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Business Impact of Design

Business Impact of Design

  • Guidione Machava

In times when technology has become a commodity, design and user experience are increasingly becoming a competitive advantage.

When I was still at university, in my economics course, I learned about Michael Porter and his theories of positioning companies in the market. These then called Porter’s 5 forces.  Porter, a renowned professor at Harvard Business School, managed through a strategic vision to show us the pillars for the full operation of companies, which are: threat of substitute products; threat of entry of new competitors; bargaining power of customers; bargaining power of suppliers, and rivalry among competitors.

This strategic framework studies the forces that influence a company’s ability to position itself in the market in an outstanding way, to serve its customers, and to guarantee high levels of productivity and, consequently, profitability.

Nowadays, with the rapid proliferation of information technology, the adoption of good business practices and the adherence to the digitalization of processes and products have become somewhat of a commodity, and no longer a competitive advantage. This phenomenon in a way makes Porter’s five pillars constantly under threat.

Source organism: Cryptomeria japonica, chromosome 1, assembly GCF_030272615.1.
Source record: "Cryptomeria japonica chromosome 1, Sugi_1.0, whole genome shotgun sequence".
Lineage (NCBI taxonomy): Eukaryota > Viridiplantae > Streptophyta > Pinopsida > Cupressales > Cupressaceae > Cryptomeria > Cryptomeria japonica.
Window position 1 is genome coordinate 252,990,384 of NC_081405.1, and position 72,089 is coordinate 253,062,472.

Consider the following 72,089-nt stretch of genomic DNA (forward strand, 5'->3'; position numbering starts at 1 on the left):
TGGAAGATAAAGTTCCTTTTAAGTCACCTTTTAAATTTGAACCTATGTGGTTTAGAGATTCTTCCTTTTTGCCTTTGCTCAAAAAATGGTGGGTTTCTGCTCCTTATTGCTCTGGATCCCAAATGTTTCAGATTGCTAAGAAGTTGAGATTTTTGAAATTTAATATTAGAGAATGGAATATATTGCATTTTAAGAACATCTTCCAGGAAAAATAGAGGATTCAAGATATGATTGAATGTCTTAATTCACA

The question that won’t shut up is, “What do we do in the face of this scenario?” Differentiation through design, through customization of the services and products provided are a possible solution to this problem. When companies put design at the foundation of their operation, they make all service focused on customer satisfaction.

Design and its various areas of operation allow companies to identify their customers’ needs beyond the most obvious ones and allow the creation of processes to improve customer satisfaction through customization in continuous cycles.

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A clear example of where design can help in improving the efficiency of standard operation is in the banking sector. Banks for the most part provide similar services with minor variations. But here we have one variable that is unusual for all of them – the behavior of their customers.

Using participatory observation and behavior analysis we can create algorithms that help identify consumption patterns, predict behavior, and make proactive recommendations. These recommendations are based on the user’s own personal history of the service provided by the bank. We thus promote loyalty at the end of the day. Because the bank now holds unique information that is in some ways impossible to copy and difficult to share.

Along these lines, it is important to emphasize the limits of personalization so that it does not transgress the privacy of customers. And achieving this balance between personalization for loyalty and, at the same time, respecting the limits of individual privacy becomes the new challenge for companies that adopt design as their basis for operation.

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